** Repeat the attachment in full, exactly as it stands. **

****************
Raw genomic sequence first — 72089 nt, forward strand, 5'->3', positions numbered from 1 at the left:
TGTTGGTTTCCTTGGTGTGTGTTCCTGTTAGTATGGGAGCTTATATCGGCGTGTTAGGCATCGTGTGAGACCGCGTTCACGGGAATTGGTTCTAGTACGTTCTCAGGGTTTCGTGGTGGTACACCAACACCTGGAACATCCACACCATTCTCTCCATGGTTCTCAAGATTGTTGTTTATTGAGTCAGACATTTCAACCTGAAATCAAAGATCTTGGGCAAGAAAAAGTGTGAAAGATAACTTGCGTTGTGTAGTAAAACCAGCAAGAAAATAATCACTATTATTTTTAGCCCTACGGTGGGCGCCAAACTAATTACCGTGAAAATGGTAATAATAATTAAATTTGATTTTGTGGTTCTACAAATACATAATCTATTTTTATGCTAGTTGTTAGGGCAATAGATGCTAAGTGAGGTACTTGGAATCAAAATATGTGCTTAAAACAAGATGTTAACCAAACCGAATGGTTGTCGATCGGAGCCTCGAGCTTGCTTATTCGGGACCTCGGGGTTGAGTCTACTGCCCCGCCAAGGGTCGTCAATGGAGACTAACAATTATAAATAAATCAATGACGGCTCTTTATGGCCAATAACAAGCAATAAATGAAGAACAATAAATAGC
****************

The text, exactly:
Raw genomic sequence first — 72089 nt, forward strand, 5'->3', positions numbered from 1 at the left:
TGTTGGTTTCCTTGGTGTGTGTTCCTGTTAGTATGGGAGCTTATATCGGCGTGTTAGGCATCGTGTGAGACCGCGTTCACGGGAATTGGTTCTAGTACGTTCTCAGGGTTTCGTGGTGGTACACCAACACCTGGAACATCCACACCATTCTCTCCATGGTTCTCAAGATTGTTGTTTATTGAGTCAGACATTTCAACCTGAAATCAAAGATCTTGGGCAAGAAAAAGTGTGAAAGATAACTTGCGTTGTGTAGTAAAACCAGCAAGAAAATAATCACTATTATTTTTAGCCCTACGGTGGGCGCCAAACTAATTACCGTGAAAATGGTAATAATAATTAAATTTGATTTTGTGGTTCTACAAATACATAATCTATTTTTATGCTAGTTGTTAGGGCAATAGATGCTAAGTGAGGTACTTGGAATCAAAATATGTGCTTAAAACAAGATGTTAACCAAACCGAATGGTTGTCGATCGGAGCCTCGAGCTTGCTTATTCGGGACCTCGGGGTTGAGTCTACTGCCCCGCCAAGGGTCGTCAATGGAGACTAACAATTATAAATAAATCAATGACGGCTCTTTATGGCCAATAACAAGCAATAAATGAAGAACAATAAATAGC